Leave at 4 a.m., when you pass under the sleeping rooster
in the branches of the grapefruit tree
and the bakery is brewing coffee for the tourists.
Don’t drag your suitcase in the dark,
leave it behind for someone
who will treasure what you thought you needed.
Leave the hour the neighbors dream
and the half-moon floats
like a pearl behind a thin rainbow-cloud
Don’t look in the rearview mirror.
pour more water for the cat,
take the trash to the curb.
Trace your fingertips over the wound of poetry.
You could write a book – A handbook for leaving
like the time you didn’t pay your water bill,
Left a man in a tux bewildered and
forgot to tell him you weren’t returning,
My family was good at staying, at planting trees
they were the mortar in the brick,
the last coat of lacquer, they lived
where the avocado green drawer
held faded photographs with serrated edges –
proof that change happens even when you stay.
Still, my father bought a boat.
Still, my mother stared out the kitchen window,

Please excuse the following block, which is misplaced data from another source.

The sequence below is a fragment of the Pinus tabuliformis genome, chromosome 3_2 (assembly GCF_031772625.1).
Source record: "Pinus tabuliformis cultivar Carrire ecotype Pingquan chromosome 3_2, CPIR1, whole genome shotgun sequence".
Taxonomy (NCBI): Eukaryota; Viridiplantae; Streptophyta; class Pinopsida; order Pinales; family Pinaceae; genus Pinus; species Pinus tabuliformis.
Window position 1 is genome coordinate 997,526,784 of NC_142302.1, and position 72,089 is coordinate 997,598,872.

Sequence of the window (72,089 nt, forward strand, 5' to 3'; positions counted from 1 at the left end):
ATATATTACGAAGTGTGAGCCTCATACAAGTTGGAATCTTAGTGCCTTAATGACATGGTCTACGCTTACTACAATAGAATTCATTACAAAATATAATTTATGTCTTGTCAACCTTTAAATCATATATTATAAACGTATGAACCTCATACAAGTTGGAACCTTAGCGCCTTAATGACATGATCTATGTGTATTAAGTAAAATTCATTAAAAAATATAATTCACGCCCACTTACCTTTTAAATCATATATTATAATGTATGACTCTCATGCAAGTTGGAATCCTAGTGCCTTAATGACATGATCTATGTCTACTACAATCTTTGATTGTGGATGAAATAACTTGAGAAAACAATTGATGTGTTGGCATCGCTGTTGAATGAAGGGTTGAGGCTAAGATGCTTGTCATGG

Their hungry souls tethered to each other.
Sometimes we stay because it is our nature to go,
until even the perennials seem tired of blooming,
and the patterns of staying wore out the oldest wood
to break the spell of the nomadic ancestors.
You leave for all of those who couldn’t,
you rise out of their barely breathing bodies,
the earth’s magnetic field your compass,
The soon to be rising sun your map
Your ancestors celebrating you with morning stars.
Then you get practiced at leaving, flying over oceans
With ancestral wings and thousands of migrating creatures
You collect wounded mornings and wounded goodbyes
Like an animal whose point of migration
will some day also be his return.
Later you will sit at the base of a mountain.
at the edge of the vast sea.
more like the people who stayed than you ever knew.
You become the slumbering Hihimanu with clouds kissing its peaks.
You stare out the window at the woman leaving.
Open a suitcase to see what she left behind.